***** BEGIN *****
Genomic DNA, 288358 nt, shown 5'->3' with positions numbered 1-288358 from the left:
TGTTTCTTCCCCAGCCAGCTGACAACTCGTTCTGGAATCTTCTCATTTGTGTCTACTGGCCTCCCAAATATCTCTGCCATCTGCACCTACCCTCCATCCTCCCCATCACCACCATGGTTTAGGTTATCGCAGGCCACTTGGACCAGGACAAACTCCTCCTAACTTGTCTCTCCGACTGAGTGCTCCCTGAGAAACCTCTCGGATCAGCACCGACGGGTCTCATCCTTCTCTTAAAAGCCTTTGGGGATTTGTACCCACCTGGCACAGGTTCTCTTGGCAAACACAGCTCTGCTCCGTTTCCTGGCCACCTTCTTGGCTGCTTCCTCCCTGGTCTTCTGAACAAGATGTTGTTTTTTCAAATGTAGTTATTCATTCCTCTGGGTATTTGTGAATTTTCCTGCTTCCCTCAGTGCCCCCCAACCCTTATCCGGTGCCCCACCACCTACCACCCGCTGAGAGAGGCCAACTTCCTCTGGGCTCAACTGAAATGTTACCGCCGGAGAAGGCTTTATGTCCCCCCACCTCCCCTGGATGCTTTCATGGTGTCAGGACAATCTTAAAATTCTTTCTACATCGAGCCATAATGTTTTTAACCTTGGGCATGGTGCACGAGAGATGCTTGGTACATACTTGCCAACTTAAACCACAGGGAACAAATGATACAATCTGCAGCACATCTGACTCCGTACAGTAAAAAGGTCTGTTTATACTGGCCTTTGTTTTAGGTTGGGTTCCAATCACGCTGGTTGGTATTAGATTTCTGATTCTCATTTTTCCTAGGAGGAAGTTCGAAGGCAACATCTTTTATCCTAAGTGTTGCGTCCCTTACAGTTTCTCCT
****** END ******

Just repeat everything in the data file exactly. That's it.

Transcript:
Genomic DNA, 288358 nt, shown 5'->3' with positions numbered 1-288358 from the left:
TGTTTCTTCCCCAGCCAGCTGACAACTCGTTCTGGAATCTTCTCATTTGTGTCTACTGGCCTCCCAAATATCTCTGCCATCTGCACCTACCCTCCATCCTCCCCATCACCACCATGGTTTAGGTTATCGCAGGCCACTTGGACCAGGACAAACTCCTCCTAACTTGTCTCTCCGACTGAGTGCTCCCTGAGAAACCTCTCGGATCAGCACCGACGGGTCTCATCCTTCTCTTAAAAGCCTTTGGGGATTTGTACCCACCTGGCACAGGTTCTCTTGGCAAACACAGCTCTGCTCCGTTTCCTGGCCACCTTCTTGGCTGCTTCCTCCCTGGTCTTCTGAACAAGATGTTGTTTTTTCAAATGTAGTTATTCATTCCTCTGGGTATTTGTGAATTTTCCTGCTTCCCTCAGTGCCCCCCAACCCTTATCCGGTGCCCCACCACCTACCACCCGCTGAGAGAGGCCAACTTCCTCTGGGCTCAACTGAAATGTTACCGCCGGAGAAGGCTTTATGTCCCCCCACCTCCCCTGGATGCTTTCATGGTGTCAGGACAATCTTAAAATTCTTTCTACATCGAGCCATAATGTTTTTAACCTTGGGCATGGTGCACGAGAGATGCTTGGTACATACTTGCCAACTTAAACCACAGGGAACAAATGATACAATCTGCAGCACATCTGACTCCGTACAGTAAAAAGGTCTGTTTATACTGGCCTTTGTTTTAGGTTGGGTTCCAATCACGCTGGTTGGTATTAGATTTCTGATTCTCATTTTTCCTAGGAGGAAGTTCGAAGGCAACATCTTTTATCCTAAGTGTTGCGTCCCTTACAGTTTCTCCT